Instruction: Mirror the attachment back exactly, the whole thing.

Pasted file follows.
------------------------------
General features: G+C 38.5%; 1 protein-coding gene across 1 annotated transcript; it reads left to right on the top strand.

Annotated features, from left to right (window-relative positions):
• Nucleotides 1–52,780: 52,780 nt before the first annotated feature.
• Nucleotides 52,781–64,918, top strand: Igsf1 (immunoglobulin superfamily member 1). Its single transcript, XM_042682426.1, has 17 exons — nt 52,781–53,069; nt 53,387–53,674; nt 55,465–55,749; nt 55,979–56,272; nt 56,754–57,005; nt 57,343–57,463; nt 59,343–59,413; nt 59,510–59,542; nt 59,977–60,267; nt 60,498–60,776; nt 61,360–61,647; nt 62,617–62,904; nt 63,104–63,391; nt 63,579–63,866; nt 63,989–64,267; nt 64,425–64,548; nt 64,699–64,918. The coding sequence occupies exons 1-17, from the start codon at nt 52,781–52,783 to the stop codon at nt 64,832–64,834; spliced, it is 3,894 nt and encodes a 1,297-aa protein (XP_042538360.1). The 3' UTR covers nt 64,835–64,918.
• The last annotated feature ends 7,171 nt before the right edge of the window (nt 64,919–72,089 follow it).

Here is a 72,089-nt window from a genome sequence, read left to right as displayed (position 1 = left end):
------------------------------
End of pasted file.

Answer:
General features: G+C 38.5%; 1 protein-coding gene across 1 annotated transcript; it reads left to right on the top strand.

Annotated features, from left to right (window-relative positions):
• Nucleotides 1–52,780: 52,780 nt before the first annotated feature.
• Nucleotides 52,781–64,918, top strand: Igsf1 (immunoglobulin superfamily member 1). Its single transcript, XM_042682426.1, has 17 exons — nt 52,781–53,069; nt 53,387–53,674; nt 55,465–55,749; nt 55,979–56,272; nt 56,754–57,005; nt 57,343–57,463; nt 59,343–59,413; nt 59,510–59,542; nt 59,977–60,267; nt 60,498–60,776; nt 61,360–61,647; nt 62,617–62,904; nt 63,104–63,391; nt 63,579–63,866; nt 63,989–64,267; nt 64,425–64,548; nt 64,699–64,918. The coding sequence occupies exons 1-17, from the start codon at nt 52,781–52,783 to the stop codon at nt 64,832–64,834; spliced, it is 3,894 nt and encodes a 1,297-aa protein (XP_042538360.1). The 3' UTR covers nt 64,835–64,918.
• The last annotated feature ends 7,171 nt before the right edge of the window (nt 64,919–72,089 follow it).

Here is a 72,089-nt window from a genome sequence, read left to right as displayed (position 1 = left end):